Econ472 (International Trade) ch 21

Econ472 (International Trade) ch 21 - Chapter 21 The...

Info iconThis preview shows pages 1–3. Sign up to view the full content.

View Full Document Right Arrow Icon
Chapter 21 The International Monetary System: History and Current Controversies Learning objectives By the end of this chapter you should be able to understand: The history of the international financial system before 1973 with particular emphasis on why the Bretton Woods system of 1947–71 failed; The requirements for the gold standard and its basic mechanisms Sterilization and nonsterilization and the disadvantages of the gold standard the ways in which the experience with flexible exchange rates has not met expectations (far more volatility in both nominal and real exchange rates than thought likely); the issues relating to the phrase “new international financial architecture,” including the problem of debt relief for heavily indebted poor countries; Introduction This textbook covers a number of different exchange rate arrangements. None of the exchange rate regimes covered are abstract ideas that economists invented because they like to study theoretical concepts. Each exchange rate regime that is presented in this textbook has a real- world analogue: it is either one that still exists in some country today, or it was a dominant exchange rate regime in the past. This chapter covers the evolution of the various exchange rate regimes over the past two centuries. First we discuss the gold standard that prevailed until the end of the World War II, and then we turn to the Bretton Woods system, which was an important exchange rate agreement for industrialized countries between 1944 and 1972. The demise of the Bretton Woods agreement in the early seventies heralded the end of the fixed exchange rates and the rise of flexible exchange rates. The European experience with fixed exchange rates is covered in 1
Background image of page 1

Info iconThis preview has intentionally blurred sections. Sign up to view the full version.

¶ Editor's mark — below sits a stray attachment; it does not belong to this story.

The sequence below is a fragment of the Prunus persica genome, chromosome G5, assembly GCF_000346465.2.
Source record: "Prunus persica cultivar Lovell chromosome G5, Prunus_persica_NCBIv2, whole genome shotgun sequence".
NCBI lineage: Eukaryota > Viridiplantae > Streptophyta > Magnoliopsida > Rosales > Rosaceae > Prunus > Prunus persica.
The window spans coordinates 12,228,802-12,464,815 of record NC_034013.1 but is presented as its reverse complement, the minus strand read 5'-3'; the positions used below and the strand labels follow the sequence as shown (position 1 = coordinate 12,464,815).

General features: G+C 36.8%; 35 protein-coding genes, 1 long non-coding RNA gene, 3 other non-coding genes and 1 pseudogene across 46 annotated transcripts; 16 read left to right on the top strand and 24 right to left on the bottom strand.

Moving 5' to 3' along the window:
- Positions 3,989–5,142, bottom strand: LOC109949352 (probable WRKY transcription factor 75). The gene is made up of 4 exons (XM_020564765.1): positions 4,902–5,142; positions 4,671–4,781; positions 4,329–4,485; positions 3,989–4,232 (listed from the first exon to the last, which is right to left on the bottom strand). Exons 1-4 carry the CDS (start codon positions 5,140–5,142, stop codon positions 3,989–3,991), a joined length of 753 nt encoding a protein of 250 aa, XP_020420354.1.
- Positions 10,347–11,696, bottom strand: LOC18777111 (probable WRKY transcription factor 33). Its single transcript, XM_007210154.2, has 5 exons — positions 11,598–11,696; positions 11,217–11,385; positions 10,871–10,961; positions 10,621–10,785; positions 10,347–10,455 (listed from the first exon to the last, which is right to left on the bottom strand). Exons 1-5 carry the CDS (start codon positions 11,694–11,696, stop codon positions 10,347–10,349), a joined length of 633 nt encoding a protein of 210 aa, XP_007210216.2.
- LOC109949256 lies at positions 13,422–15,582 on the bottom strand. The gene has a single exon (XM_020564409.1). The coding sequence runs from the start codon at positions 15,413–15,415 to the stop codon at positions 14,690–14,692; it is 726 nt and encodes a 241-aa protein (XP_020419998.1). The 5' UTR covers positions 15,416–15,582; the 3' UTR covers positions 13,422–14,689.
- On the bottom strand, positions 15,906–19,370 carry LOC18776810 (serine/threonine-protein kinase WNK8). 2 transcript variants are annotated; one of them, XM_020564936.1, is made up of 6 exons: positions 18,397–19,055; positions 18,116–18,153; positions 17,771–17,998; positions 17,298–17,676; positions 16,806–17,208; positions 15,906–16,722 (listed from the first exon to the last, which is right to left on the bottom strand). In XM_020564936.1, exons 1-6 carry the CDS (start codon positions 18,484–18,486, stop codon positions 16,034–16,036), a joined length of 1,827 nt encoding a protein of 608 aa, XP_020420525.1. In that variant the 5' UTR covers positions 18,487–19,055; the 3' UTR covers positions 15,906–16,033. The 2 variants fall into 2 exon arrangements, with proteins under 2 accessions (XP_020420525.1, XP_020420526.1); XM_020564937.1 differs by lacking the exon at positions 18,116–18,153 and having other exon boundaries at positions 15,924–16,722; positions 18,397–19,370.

View Full DocumentRight Arrow Icon
Chapter 23, and the Currency Crises (in Latin America and Asia) are covered in Chapter 22. The Earliest Exchange Rates In some sense the exchange rate is one of the most fundamental economic variables. When cultures developed in ancient times, any rudimentary level of economic development gave rise to the introduction of a currency – shells, or any other precious, rare object to facilitate the means of exchange and unit of account. As soon as such a currency was established in a specific culture, trade among tribes or cultures required a rate of exchange (e.g., how many of my pretty shells does it take to equal one of our precious goats?). Over time currencies based on shells were replaced by currencies based on precious gems or metals because these materials were durable (imagine stepping one of those precious shells…). By 1800 all nations based their currency either on Gold or Silver. “Based on” here means that in order to avoid having to carry around large quantities of gold or silver, governments printed paper money that could always be exchanged for a precious metal. In essence the government promised to exchange a certain quantity of gold, say one ounce, for a certain quantity of currency, say $20. In most European economies, silver became the currency of choice
Background image of page 2
Image of page 3
This is the end of the preview. Sign up to access the rest of the document.

This note was uploaded on 04/29/2008 for the course ECON 472 taught by Professor Eicher during the Winter '08 term at University of Washington.

Page1 / 25

Econ472 (International Trade) ch 21 - Chapter 21 The...

This preview shows document pages 1 - 3. Sign up to view the full document.

View Full Document Right Arrow Icon
Ask a homework question - tutors are online